On the other hand, Kotler adds, when the police save lives, they usually win the support of the public. “If the press cries foul here, saying they were led astray by a false release, then you’ve got the press being angry about being misled. But on the other hand, the cops would say, ‘But look we saved lives.’ In that kind of PR battle, who do you think comes off looking better, the press or the police?”

California Polytechnic journalism ethics professor Bill Loving added that both the police and the news media have a responsibility to correct any fake news as swiftly as possible. It’s not the first time a police department has issued a fake news release to move an investigation forward. Police in Canada issued a press release with phony details about a 2014 murder investigation in Ottawa – just to see how their suspects would react to the information.

And many police departments have historically planned and conducted simple stings to nab people who have outstanding warrants – for instance, by informing them that they’ve won a lottery, a luxury car, or a vacation cruise that they need to claim. If you’re busted in that type of operation in the Seattle area, a Seattle criminal defense attorney can provide the legal help you’ll need. Still, the police officers who execute those rules typically use letters or phone calls – and not the news media – to lure the suspects who are their targets.

Louis Dekmar serves as the police chief in LaGrange, Georgia, and he’s also the current vice-president of the International Association of Chiefs of Police. Chief Dekmar told the Associated Press, “There’s a symbiotic relationship between the media and police. You need facts in order to accurately report to the public. We need the media to report facts accurately to get assistance from the public.”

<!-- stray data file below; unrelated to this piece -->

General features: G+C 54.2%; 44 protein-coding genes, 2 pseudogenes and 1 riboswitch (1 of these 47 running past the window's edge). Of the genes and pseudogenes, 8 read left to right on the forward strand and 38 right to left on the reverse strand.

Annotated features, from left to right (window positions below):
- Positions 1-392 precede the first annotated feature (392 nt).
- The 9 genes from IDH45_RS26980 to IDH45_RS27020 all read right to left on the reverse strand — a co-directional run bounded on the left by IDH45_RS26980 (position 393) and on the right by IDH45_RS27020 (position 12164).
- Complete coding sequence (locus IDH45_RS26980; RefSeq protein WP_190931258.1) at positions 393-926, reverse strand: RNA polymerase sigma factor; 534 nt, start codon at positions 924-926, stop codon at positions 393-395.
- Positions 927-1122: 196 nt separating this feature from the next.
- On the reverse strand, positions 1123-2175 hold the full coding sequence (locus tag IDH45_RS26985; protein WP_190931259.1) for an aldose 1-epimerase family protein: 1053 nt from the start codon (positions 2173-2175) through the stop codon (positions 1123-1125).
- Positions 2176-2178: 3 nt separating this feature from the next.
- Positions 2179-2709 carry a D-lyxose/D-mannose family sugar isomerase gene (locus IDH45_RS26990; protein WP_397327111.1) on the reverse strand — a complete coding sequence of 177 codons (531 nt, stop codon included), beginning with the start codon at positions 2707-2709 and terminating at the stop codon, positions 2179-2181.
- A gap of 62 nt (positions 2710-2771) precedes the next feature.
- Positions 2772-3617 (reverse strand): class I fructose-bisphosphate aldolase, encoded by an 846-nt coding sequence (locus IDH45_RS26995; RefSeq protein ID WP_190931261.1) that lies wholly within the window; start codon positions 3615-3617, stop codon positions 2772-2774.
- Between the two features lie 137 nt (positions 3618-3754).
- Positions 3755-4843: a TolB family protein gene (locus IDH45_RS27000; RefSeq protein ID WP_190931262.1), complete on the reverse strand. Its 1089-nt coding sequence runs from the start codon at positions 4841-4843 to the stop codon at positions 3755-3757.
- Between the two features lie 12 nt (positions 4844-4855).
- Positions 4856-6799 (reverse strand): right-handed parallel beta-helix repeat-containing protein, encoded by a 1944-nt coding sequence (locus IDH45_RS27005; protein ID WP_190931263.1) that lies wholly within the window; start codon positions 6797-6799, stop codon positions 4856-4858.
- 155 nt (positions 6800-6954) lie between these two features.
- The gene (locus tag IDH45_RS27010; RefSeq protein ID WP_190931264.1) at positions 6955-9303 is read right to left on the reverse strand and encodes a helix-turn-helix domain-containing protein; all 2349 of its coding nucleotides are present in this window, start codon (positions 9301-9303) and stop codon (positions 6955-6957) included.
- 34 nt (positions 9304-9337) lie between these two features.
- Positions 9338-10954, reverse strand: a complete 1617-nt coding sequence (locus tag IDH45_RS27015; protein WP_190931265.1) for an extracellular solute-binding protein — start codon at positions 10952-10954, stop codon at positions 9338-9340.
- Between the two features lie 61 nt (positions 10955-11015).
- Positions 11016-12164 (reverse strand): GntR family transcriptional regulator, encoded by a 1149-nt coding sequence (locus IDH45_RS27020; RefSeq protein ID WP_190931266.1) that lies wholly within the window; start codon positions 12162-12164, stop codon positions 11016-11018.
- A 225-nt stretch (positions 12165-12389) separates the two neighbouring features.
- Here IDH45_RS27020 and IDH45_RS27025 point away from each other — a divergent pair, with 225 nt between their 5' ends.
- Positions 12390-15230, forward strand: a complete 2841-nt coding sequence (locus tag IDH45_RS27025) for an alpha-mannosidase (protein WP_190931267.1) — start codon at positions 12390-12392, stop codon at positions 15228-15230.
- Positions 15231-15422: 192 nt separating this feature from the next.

In the state of Washington, the law imposes some commonsense limits on the behavior of police officers, but unfortunately, violations of suspects’ rights still happen far too frequently. Seattle criminal defense attorney Kevin Trombold says, “The amazing thing is that police have no obligation to tell the truth! There job is to respond to calls and write police reports. It’s only when they testify in court that they have to tell the truth. By then all they can remember is what they wrote in the report. If what they wrote was a lie back then, several hundred police reports ago, they often don’t remember the ‘truth’ independently.”

If you are charged with a crime in the Seattle area, get help at once from an experienced defense attorney who will safeguard your rights and advocate for justice on your behalf. If you believe that the police violated your rights before, during, or subsequent to your arrest, tell your attorney. When the police fail to act by the rules, in some cases the charge against a defendant can be dismissed.

Back in Santa Maria, Chief Martin says the false press release gave his investigators an additional three weeks to compile evidence that led to seventeen arrests on ten murder charges and a number of related charges. Meanwhile, the two Melendez cousins remained in protective custody. Chief Martin says of his critics, “I think if they were in my shoes they would have done the same thing.”